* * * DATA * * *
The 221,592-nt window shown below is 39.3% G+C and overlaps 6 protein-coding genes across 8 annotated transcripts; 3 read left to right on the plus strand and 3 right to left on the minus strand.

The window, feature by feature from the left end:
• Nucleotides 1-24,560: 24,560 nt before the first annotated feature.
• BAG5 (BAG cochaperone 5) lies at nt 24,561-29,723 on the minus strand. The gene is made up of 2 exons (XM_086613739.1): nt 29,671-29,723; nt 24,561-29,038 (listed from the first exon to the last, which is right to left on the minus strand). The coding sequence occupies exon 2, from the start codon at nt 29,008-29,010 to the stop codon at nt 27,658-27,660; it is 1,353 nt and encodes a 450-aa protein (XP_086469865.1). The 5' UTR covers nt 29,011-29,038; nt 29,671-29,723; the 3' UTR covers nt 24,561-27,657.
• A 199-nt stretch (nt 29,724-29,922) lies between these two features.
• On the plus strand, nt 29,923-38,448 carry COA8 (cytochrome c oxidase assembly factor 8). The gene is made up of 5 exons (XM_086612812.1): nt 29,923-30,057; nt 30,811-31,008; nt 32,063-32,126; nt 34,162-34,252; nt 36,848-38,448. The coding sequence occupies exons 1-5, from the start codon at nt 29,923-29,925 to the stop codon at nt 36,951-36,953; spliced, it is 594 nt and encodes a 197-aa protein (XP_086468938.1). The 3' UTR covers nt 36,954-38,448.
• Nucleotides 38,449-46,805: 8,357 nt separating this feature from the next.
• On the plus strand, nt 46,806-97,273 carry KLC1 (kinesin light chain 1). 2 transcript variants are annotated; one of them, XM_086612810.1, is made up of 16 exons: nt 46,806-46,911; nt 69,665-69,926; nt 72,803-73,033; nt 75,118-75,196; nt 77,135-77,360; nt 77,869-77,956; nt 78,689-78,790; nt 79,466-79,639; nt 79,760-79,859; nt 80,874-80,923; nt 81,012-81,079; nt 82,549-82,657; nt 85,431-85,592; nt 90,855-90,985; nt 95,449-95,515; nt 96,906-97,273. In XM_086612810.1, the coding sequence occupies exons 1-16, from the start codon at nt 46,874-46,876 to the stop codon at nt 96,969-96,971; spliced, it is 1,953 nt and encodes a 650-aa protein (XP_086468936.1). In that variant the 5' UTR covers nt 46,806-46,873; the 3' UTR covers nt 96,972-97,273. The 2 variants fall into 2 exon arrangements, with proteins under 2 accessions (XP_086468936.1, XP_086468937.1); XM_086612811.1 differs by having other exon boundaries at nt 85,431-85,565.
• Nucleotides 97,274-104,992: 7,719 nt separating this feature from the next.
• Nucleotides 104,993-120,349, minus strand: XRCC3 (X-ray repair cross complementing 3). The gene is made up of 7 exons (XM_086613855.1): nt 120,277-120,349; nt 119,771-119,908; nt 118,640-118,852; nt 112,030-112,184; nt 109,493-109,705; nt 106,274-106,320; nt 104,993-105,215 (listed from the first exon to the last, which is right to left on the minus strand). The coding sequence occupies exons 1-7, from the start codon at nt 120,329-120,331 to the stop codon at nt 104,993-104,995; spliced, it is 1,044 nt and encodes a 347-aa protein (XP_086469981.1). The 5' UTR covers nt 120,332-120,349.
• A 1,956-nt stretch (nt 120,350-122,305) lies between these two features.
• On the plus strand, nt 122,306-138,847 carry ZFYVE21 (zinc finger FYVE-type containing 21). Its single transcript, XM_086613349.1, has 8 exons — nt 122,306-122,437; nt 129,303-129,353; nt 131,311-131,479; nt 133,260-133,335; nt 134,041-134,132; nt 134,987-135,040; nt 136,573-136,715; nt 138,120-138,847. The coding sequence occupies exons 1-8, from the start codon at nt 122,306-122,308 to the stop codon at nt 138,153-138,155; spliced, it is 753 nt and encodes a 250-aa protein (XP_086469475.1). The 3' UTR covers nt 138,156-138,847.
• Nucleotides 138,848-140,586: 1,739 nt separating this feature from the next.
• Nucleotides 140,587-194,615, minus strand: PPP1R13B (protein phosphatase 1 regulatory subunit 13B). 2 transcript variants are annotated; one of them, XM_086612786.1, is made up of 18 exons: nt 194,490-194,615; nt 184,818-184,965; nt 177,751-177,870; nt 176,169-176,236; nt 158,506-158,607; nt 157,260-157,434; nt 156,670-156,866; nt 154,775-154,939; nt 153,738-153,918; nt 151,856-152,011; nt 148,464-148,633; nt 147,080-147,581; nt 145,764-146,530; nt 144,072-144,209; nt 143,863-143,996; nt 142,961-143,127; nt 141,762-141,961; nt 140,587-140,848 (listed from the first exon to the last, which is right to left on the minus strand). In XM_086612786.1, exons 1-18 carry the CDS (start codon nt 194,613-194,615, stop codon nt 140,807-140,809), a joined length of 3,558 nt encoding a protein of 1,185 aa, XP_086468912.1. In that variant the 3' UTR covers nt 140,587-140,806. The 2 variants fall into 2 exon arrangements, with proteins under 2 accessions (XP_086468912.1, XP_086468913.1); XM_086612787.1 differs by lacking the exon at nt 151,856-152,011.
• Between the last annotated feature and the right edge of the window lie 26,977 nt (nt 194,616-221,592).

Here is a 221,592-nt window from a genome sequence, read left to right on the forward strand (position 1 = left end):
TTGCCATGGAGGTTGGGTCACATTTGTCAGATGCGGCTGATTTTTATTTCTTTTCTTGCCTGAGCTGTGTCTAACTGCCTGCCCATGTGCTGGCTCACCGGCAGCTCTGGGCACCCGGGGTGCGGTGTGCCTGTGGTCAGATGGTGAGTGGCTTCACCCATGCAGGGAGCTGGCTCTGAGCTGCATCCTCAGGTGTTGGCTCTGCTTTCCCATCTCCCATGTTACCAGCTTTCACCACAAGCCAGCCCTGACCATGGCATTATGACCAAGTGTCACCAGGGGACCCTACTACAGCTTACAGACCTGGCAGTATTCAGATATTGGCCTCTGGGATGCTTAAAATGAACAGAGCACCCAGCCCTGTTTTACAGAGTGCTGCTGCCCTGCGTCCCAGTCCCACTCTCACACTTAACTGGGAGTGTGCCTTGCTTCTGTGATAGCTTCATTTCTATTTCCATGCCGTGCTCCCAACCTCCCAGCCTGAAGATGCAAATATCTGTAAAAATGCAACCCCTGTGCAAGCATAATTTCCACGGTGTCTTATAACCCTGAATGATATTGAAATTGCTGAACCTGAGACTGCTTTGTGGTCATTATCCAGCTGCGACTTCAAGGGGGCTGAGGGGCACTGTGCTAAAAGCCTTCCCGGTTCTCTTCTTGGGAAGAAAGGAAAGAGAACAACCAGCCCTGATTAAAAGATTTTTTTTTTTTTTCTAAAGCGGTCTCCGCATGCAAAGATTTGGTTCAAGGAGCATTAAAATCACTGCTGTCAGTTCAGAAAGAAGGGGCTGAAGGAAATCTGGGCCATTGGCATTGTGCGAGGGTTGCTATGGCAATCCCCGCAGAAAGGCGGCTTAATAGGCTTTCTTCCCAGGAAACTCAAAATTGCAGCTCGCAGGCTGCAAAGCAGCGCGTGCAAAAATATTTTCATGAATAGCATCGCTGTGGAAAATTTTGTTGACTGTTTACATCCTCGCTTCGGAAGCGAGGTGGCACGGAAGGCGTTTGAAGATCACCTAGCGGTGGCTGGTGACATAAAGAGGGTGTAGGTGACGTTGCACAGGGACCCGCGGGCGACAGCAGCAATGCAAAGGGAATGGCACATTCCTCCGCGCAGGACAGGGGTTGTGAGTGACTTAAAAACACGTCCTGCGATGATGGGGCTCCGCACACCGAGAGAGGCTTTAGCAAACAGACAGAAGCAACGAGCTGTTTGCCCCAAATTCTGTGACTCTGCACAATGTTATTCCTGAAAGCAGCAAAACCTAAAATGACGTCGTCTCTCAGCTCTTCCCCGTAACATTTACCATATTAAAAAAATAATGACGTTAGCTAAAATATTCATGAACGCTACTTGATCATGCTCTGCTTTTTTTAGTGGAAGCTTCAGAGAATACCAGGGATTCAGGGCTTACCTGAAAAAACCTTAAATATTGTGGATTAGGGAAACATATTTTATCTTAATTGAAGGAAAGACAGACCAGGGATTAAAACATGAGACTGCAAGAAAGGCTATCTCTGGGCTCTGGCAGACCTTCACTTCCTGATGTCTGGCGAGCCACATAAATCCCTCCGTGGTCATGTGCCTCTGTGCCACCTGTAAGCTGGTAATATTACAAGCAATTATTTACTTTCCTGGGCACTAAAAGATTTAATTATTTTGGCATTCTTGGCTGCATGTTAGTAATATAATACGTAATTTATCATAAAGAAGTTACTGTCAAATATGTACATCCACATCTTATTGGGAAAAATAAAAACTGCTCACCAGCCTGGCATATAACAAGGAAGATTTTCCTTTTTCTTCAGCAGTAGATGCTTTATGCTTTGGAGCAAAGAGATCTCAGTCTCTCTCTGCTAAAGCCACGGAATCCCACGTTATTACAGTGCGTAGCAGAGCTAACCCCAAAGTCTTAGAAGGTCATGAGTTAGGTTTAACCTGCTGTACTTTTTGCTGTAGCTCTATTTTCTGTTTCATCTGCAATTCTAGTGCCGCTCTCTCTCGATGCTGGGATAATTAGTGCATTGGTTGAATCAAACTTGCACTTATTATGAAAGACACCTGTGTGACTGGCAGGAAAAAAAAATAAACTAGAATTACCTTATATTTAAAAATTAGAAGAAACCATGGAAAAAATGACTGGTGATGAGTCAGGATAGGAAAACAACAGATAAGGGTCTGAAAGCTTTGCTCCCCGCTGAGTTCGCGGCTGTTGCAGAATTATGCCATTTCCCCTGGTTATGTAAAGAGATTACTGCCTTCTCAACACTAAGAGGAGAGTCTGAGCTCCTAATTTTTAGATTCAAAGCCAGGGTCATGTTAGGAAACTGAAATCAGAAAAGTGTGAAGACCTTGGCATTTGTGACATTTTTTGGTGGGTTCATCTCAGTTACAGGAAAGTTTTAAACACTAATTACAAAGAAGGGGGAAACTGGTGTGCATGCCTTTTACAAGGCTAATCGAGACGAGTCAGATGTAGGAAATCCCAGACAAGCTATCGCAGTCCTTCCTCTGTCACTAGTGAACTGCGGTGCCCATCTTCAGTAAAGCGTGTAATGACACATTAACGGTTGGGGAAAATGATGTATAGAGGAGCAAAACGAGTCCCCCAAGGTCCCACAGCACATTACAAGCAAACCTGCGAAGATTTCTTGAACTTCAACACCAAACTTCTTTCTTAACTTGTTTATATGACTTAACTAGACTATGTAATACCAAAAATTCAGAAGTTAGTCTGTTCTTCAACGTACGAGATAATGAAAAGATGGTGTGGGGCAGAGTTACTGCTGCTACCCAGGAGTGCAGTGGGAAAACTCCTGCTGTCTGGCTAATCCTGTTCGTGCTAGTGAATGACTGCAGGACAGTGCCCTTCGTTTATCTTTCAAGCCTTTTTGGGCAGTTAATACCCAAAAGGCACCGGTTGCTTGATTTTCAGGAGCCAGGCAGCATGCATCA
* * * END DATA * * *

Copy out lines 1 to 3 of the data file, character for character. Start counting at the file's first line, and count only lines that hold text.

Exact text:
The 221,592-nt window shown below is 39.3% G+C and overlaps 6 protein-coding genes across 8 annotated transcripts; 3 read left to right on the plus strand and 3 right to left on the minus strand.

The window, feature by feature from the left end:
• Nucleotides 1-24,560: 24,560 nt before the first annotated feature.